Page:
Jeffrey J. Coleman, University of Arizona
Steve D. Rounsley, University of Arizona
Marianela Rodriguez-Carres, University of Arizona
Alan Kuo, United States Department of Energy Joint Genome Institute
Catherine C. Wasmann, University of Arizona
Jane Grimwood, Stanford Human Genome Center
Jeremy Schmutz, Stanford Human Genome Center
Masatoki Taga, Okayama University, Japan
Gerard J. White, University of Arizona
Shiguo Zhou, University of Wisconsin - Madison
David C. Schwartz, University of Wisconsin - Madison
Michael Freitag, Oregon State University
Li-Jun Ma, The Broad Institute
Etienne G. J. Danchin, Universités Aix-Marseille I & II, France
Bernard Henrissat, Universités Aix-Marseille I & II, France
Pedro M. Coutinho, Universités Aix-Marseille I & II, France
David R. Nelson, University of Tennessee
Dave Straney, University of Maryland - College Park
Carolyn A. Napoli, University of Arizona
Bridget M. Barker, University of Arizona
Michael Gribskov, Purdue University
Martijn Rep, University of Amsterdam, Netherlands
Scott Kroken, University of Arizona
István Molnár, University of Arizona
Christopher Rensing, University of Arizona
John C. Kennell, Saint Louis University
Jorge Zamora, University of Arizona
Mark L. Farman, University of KentuckyFollow
Eric U. Selker, University of Oregon
Asaf Salamov, United States Department of Energy Joint Genome Institute
Harris Shapiro, United States Department of Energy Joint Genome Institute
Jasmyn Pangilinan, United States Department of Energy Joint Genome Institute
Erika Lindquist, United States Department of Energy Joint Genome Institute
Casey Lamers, University of Wisconsin - Madison
Igor V. Grigoriev, United States Department of Energy Joint Genome Institute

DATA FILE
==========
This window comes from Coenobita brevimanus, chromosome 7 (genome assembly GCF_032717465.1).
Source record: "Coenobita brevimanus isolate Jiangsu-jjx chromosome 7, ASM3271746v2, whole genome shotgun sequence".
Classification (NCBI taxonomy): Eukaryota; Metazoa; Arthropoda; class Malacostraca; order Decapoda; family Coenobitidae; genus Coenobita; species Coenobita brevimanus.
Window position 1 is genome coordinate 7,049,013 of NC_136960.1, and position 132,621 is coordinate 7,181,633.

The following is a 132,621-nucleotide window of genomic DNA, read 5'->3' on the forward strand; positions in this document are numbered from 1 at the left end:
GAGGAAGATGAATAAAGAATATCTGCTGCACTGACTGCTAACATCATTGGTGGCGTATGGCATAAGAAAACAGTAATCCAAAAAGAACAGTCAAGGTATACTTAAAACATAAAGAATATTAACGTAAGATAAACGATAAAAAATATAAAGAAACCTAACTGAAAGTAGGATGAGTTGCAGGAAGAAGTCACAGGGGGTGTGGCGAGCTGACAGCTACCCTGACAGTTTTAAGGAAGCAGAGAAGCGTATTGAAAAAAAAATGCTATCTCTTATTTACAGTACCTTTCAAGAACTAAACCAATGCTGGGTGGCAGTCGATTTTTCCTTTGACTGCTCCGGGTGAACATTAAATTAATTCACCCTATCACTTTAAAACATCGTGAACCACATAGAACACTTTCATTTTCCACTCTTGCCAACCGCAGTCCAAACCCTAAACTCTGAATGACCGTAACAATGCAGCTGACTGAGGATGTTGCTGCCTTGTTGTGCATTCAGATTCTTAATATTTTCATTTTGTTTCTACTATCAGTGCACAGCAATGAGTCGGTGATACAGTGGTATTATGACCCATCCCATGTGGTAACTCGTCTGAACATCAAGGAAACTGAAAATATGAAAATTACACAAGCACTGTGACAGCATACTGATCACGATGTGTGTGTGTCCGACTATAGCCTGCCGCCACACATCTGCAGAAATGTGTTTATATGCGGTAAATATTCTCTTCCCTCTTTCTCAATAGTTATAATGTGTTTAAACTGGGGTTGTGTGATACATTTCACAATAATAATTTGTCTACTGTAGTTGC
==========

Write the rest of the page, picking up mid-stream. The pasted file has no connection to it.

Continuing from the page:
David M. Geiser, Pennsylvania State University
Sarah F. Covert, University of Georgia
Esteban Temporini, University of Arizona
Hans D. Vanetten, University of Arizona


The ascomycetous fungus Nectria haematococca, (asexual name Fusarium solani), is a member of a group of >50 species known as the "Fusarium solani species complex". Members of this complex have diverse biological properties including the ability to cause disease on >100 genera of plants and opportunistic infections in humans. The current research analyzed the most extensively studied member of this complex, N. haematococca mating population VI (MPVI). Several genes controlling the ability of individual isolates of this species to colonize specific habitats are located on supernumerary chromosomes. Optical mapping revealed that the sequenced isolate has 17 chromosomes ranging from 530 kb to 6.52 Mb and that the physical size of the genome, 54.43 Mb, and the number of predicted genes, 15,707, are among the largest reported for ascomycetes. Two classes of genes have contributed to gene expansion: specific genes that are not found in other fungi including its closest sequenced relative, Fusarium graminearum; and genes that commonly occur as single copies in other fungi but are present as multiple copies in N. haematococca MPVI. Some of these additional genes appear to have resulted from gene duplication events, while others may have been acquired through horizontal gene transfer. The supernumerary nature of three chromosomes, 14, 15, and 17, was confirmed by their absence in pulsed field gel electrophoresis experiments of some isolates and by demonstrating that these isolates lacked chromosome-specific sequences found on the ends of these chromosomes. These supernumerary chromosomes contain more repeat sequences, are enriched in unique and duplicated genes, and have a lower G+C content in comparison to the other chromosomes. Although the origin(s) of the extra genes and the supernumerary chromosomes is not known, the gene expansion and its large genome size are consistent with this species' diverse range of habitats. Furthermore, the presence of unique genes on supernumerary chromosomes might account for individual isolates having different environmental niches.

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Published in PLoS Genetics, v. 5, no. 8, e1000618.

This is an open-access article distributed under the terms of the Creative Commons Public Domain declaration which stipulates that, once placed in the public domain, this work may be freely reproduced, distributed, transmitted, modified, built upon, or otherwise used by anyone for any lawful purpose.

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